Passenger – An Armitage Tangent

Alex stood frozen.  Looking across the empty lanes of the motorway he could see his brother’s red Mustang,  crumpled and twisted, steam billowing from the radiator.  His first thought was  “Mum and dad are going to kill him!”, and it never occurred to him that everything wouldn’t be ok, because when you’re 15 everything usually is.

“Weird” he thought, scratching his head through a mop of dark curly hair, something was nagging at him, his thoughts very much a fog.   “This is a dream right?”  He asked himself.

“You know, that’s usually what you lot ask at this point” came a response out of nowhere  “and then I tell you it isn’t” it continued, “and then you freak out”.

Alex turned to the source of the voice, seeing before him a small bald man with a warm smile and piercing blue eyes.  He wore a sharp well fitted dark suit, crisp white shirt and a black tie tied with a Windsor knot and despite his stature had all the air of someone who could quite easily do you harm if you forgot to pay him for whatever you might own a man like him for. 

“Calm yourself curly locks” he said, a thin smile breaking out on his face “I know this is all a shock and you want to run over and see what’s going on and blah blah blah but we really need to get moving”.

Alex indeed wanted to run over to the scene where a fire truck, lights flashing and horns blaring had just pulled up, but he couldn’t.  His head told his body to ignore the small bald man and do exactly that but he simply remained where he stood.  His thinking was so slow, words escaped him, concepts too.

“I need to go over! My brother’s still in there” he mumbled.  That he knew, foggy headed or not. 

The Bald headed man remained unmoved. “Hate to break it to you kiddo but you’re dead”  he said dispassionately.  “You aren’t going anywhere other than recycling.”  It was simply a fact to him.  He had done this so many times that he found it far easier to just get right to the heart of the matter rather than to try flowering things up. 

Early on in his career he had developed a real flair for the dramatic, and relished these moments.  He’d dabbled in poetry and religious imagery and had even used props for a while but it soon wore thin.  

These days he was a fan of a nice suit over the effort of a hooded cloak.  They were rather more uncomfortable than one might think and forever dragging on the floor and needing to be washed.   and as menacing as a scythe is it’s a real nuisance to cart around all day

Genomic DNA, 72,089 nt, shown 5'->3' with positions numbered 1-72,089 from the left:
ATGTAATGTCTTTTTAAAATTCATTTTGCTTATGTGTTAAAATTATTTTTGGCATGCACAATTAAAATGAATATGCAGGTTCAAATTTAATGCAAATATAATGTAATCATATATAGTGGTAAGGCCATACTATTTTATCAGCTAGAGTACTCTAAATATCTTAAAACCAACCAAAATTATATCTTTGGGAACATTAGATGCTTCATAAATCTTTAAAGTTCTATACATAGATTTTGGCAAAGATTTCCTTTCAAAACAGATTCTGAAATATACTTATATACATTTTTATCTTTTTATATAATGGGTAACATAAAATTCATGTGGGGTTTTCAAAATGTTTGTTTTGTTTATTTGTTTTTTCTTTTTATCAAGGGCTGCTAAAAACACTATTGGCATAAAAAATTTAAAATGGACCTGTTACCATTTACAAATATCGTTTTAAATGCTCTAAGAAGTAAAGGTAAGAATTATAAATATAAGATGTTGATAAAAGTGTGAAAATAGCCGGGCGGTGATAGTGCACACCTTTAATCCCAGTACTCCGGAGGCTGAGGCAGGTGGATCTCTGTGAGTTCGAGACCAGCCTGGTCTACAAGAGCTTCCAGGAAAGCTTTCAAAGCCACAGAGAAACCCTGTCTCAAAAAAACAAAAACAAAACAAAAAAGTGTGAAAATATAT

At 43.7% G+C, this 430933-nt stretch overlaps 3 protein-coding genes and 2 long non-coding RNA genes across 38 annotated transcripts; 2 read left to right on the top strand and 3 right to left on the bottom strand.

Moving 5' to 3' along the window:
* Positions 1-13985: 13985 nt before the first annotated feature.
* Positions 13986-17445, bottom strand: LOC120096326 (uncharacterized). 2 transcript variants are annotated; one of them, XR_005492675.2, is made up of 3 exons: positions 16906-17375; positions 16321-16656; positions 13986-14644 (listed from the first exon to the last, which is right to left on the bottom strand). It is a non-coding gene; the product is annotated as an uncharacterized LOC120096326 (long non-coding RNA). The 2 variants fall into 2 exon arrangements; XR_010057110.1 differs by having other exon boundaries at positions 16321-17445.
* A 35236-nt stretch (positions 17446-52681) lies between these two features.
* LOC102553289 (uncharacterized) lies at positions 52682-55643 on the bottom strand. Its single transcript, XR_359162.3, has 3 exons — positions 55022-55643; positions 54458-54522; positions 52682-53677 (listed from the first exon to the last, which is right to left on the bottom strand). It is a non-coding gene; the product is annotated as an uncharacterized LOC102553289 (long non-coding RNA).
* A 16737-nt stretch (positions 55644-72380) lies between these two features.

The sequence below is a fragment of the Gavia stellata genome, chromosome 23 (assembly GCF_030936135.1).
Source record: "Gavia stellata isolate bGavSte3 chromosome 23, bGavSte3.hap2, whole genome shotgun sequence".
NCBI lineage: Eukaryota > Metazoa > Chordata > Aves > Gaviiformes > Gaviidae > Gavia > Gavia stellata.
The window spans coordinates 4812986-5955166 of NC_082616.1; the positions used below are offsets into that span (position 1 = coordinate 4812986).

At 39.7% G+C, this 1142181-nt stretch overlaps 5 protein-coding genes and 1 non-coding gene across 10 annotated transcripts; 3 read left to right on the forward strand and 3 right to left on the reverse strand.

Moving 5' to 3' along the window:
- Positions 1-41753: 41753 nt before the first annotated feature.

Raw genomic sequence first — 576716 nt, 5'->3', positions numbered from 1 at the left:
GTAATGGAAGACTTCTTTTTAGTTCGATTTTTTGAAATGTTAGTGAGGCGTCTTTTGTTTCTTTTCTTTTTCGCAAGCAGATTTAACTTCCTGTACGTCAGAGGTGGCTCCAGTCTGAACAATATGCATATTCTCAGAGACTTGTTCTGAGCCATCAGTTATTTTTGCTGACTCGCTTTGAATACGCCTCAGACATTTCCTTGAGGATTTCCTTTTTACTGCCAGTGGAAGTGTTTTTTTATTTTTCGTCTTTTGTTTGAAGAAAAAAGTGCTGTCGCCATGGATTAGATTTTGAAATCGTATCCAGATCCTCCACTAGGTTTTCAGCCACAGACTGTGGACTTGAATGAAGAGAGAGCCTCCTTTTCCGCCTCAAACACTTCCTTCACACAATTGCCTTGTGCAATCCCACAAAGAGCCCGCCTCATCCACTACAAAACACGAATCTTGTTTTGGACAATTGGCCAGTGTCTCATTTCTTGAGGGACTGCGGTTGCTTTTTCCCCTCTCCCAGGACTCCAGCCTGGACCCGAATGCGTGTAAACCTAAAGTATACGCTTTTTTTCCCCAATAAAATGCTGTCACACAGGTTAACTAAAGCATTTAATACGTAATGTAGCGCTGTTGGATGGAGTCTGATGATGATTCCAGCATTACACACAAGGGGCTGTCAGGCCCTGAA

Alex stood, saying nothing because some part of him knew he was dead.   There was a feint recollection of a party – perhaps someone’s birthday – and rain, lots of rain.  After that there was a horn, loud noise and then …well then he was stood where he found himself right now. 

After a while he spoke “Is he ok?” he asked.

“Id not worry about him for now kiddo” bald man replied, “come on, follow me.  You’ll like this.”

Alex turned slowly to follow, his head swimming.  “Where are we going?  What will happen to him?“

“Always with the questions” the bald man mumbled under his breath.  “Just follow me, I’ll explain everything in a bit”.

The bald man led him up a small path and just over the brow of the embankment that ran adjacent to the motorway.  “Keep up” the bald man called, disappearing inside an open door, “Ive got places to be.”

Now as far as doors go this one was for the most part a rather regular and unassuming door, the type you would find on any street. It was 8 panelled with a  brass handle, letter box and knocker and painted jet black with a number two positioned slightly off centre to the right about three quarters of the way up.  What made it wholly unusual though was the way it simply stood unsupported just alongside a busy motorway where he had apparently just died.

Bald man popped his head around the door. “Are you coming or not?” he shouted, and disappeared back inside.

As Alex approached he could see inside into what looked very much like an office.  There was a large empty hall, white floors and walls and the bald man seemed to be stood at what looked like reception desk.  Bald man looked over beckoning for him to hurry across as Alex stepped through the door.  He felt it close behind him and a lock clicked.

“Alex” he said, grabbing his sleeve and pulling him over, “this is The Receptionist, she’s been looking forward to meeting you.”